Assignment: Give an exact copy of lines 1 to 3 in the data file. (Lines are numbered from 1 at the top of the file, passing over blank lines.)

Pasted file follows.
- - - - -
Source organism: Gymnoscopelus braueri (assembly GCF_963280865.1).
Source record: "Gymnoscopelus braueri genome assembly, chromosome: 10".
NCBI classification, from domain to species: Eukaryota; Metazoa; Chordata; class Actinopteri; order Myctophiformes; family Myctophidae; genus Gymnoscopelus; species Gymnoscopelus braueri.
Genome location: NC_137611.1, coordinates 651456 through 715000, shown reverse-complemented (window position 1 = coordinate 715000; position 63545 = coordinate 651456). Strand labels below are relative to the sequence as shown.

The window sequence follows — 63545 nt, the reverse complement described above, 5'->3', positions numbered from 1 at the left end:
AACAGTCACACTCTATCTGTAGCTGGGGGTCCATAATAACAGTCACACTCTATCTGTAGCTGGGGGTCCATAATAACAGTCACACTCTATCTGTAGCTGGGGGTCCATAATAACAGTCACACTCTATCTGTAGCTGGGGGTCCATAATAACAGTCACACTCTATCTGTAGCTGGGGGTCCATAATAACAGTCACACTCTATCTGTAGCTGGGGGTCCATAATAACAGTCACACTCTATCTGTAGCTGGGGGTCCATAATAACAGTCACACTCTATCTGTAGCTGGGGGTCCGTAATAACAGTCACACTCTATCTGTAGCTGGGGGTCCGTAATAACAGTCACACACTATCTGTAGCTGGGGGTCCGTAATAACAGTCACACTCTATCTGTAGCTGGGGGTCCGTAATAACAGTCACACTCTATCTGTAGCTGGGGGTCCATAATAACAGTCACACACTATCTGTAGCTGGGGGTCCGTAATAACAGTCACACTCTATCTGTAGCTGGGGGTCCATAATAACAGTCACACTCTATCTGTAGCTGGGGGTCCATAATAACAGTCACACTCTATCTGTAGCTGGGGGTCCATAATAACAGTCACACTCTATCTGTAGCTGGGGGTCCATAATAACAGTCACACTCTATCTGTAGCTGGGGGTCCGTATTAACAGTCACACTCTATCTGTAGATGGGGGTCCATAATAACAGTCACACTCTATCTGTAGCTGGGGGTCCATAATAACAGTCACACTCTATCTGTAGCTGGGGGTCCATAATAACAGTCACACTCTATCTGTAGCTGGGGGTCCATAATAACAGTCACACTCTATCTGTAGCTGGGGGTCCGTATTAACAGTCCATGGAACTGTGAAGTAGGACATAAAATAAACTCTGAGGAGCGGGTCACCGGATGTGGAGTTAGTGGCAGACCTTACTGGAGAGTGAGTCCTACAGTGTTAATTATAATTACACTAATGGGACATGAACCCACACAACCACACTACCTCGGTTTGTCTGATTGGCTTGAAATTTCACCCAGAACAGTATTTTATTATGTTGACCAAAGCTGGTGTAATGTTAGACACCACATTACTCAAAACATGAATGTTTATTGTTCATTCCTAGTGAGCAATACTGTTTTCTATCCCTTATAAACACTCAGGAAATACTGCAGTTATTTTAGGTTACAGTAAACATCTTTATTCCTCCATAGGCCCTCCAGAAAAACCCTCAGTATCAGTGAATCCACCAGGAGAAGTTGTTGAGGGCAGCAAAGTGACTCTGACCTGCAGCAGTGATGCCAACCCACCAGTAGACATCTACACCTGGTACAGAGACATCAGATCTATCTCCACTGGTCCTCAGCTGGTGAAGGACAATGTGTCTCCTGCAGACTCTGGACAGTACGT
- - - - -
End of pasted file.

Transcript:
Source organism: Gymnoscopelus braueri (assembly GCF_963280865.1).
Source record: "Gymnoscopelus braueri genome assembly, chromosome: 10".
NCBI classification, from domain to species: Eukaryota; Metazoa; Chordata; class Actinopteri; order Myctophiformes; family Myctophidae; genus Gymnoscopelus; species Gymnoscopelus braueri.